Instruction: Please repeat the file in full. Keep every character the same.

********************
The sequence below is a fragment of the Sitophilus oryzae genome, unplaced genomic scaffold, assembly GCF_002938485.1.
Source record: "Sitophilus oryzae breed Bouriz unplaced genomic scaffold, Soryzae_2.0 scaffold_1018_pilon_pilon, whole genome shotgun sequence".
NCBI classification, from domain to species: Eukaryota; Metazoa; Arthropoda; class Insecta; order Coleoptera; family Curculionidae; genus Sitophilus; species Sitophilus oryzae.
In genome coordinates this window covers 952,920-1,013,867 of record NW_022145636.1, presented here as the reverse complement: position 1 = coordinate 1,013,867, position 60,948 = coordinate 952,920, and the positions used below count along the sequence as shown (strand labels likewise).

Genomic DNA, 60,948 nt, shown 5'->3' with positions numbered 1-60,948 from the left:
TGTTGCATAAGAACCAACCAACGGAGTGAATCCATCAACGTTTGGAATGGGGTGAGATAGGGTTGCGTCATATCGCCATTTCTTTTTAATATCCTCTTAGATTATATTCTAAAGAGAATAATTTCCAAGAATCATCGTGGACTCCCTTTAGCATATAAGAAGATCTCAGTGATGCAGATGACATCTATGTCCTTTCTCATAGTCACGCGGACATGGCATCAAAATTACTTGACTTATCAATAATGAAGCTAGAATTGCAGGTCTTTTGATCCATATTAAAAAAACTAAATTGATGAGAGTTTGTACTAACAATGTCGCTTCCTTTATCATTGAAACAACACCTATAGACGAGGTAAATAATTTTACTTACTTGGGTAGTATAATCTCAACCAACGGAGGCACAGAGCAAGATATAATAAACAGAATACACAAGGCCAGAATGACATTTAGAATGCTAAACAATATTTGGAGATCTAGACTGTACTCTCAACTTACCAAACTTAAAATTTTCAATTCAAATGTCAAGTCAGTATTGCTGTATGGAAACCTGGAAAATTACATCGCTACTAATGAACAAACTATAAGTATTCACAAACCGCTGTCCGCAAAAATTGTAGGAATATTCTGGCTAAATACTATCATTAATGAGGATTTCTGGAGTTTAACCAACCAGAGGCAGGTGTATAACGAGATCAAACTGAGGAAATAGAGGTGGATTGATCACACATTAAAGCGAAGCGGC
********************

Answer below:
The sequence below is a fragment of the Sitophilus oryzae genome, unplaced genomic scaffold, assembly GCF_002938485.1.
Source record: "Sitophilus oryzae breed Bouriz unplaced genomic scaffold, Soryzae_2.0 scaffold_1018_pilon_pilon, whole genome shotgun sequence".
NCBI classification, from domain to species: Eukaryota; Metazoa; Arthropoda; class Insecta; order Coleoptera; family Curculionidae; genus Sitophilus; species Sitophilus oryzae.
In genome coordinates this window covers 952,920-1,013,867 of record NW_022145636.1, presented here as the reverse complement: position 1 = coordinate 1,013,867, position 60,948 = coordinate 952,920, and the positions used below count along the sequence as shown (strand labels likewise).

Genomic DNA, 60,948 nt, shown 5'->3' with positions numbered 1-60,948 from the left:
TGTTGCATAAGAACCAACCAACGGAGTGAATCCATCAACGTTTGGAATGGGGTGAGATAGGGTTGCGTCATATCGCCATTTCTTTTTAATATCCTCTTAGATTATATTCTAAAGAGAATAATTTCCAAGAATCATCGTGGACTCCCTTTAGCATATAAGAAGATCTCAGTGATGCAGATGACATCTATGTCCTTTCTCATAGTCACGCGGACATGGCATCAAAATTACTTGACTTATCAATAATGAAGCTAGAATTGCAGGTCTTTTGATCCATATTAAAAAAACTAAATTGATGAGAGTTTGTACTAACAATGTCGCTTCCTTTATCATTGAAACAACACCTATAGACGAGGTAAATAATTTTACTTACTTGGGTAGTATAATCTCAACCAACGGAGGCACAGAGCAAGATATAATAAACAGAATACACAAGGCCAGAATGACATTTAGAATGCTAAACAATATTTGGAGATCTAGACTGTACTCTCAACTTACCAAACTTAAAATTTTCAATTCAAATGTCAAGTCAGTATTGCTGTATGGAAACCTGGAAAATTACATCGCTACTAATGAACAAACTATAAGTATTCACAAACCGCTGTCCGCAAAAATTGTAGGAATATTCTGGCTAAATACTATCATTAATGAGGATTTCTGGAGTTTAACCAACCAGAGGCAGGTGTATAACGAGATCAAACTGAGGAAATAGAGGTGGATTGATCACACATTAAAGCGAAGCGGC